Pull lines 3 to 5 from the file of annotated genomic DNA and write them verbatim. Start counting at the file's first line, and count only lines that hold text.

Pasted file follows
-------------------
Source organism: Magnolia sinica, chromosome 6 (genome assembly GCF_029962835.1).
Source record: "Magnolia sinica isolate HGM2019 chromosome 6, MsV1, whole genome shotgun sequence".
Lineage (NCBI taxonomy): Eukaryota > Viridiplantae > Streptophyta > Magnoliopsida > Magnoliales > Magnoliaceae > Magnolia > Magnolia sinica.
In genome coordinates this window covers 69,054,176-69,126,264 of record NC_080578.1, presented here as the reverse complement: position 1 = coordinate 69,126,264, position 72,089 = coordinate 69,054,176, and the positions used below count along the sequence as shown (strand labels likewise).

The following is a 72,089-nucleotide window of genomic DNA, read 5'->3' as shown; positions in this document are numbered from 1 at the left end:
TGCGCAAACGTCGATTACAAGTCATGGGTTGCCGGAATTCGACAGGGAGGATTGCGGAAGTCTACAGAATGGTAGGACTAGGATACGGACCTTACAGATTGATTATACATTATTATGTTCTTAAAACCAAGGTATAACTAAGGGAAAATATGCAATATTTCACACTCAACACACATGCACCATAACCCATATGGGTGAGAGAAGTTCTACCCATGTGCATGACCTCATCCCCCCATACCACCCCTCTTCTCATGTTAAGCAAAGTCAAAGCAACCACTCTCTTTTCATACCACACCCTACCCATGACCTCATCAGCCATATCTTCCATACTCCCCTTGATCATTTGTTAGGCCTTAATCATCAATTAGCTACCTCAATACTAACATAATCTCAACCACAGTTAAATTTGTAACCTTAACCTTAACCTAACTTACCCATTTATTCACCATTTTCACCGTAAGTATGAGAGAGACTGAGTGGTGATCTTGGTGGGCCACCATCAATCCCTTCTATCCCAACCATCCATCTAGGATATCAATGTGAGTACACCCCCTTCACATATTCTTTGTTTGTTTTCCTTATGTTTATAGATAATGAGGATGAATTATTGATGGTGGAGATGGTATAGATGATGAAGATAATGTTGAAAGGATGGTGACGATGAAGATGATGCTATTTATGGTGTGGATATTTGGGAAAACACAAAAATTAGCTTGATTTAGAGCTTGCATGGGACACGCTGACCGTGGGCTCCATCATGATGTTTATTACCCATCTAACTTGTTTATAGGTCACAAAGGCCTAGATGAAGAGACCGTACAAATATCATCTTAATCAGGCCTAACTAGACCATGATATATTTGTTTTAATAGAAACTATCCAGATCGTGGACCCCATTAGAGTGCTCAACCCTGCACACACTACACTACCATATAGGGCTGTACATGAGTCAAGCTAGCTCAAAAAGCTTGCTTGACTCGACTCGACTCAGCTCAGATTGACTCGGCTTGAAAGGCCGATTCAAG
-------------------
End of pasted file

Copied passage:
Lineage (NCBI taxonomy): Eukaryota > Viridiplantae > Streptophyta > Magnoliopsida > Magnoliales > Magnoliaceae > Magnolia > Magnolia sinica.
In genome coordinates this window covers 69,054,176-69,126,264 of record NC_080578.1, presented here as the reverse complement: position 1 = coordinate 69,126,264, position 72,089 = coordinate 69,054,176, and the positions used below count along the sequence as shown (strand labels likewise).

The following is a 72,089-nucleotide window of genomic DNA, read 5'->3' as shown; positions in this document are numbered from 1 at the left end: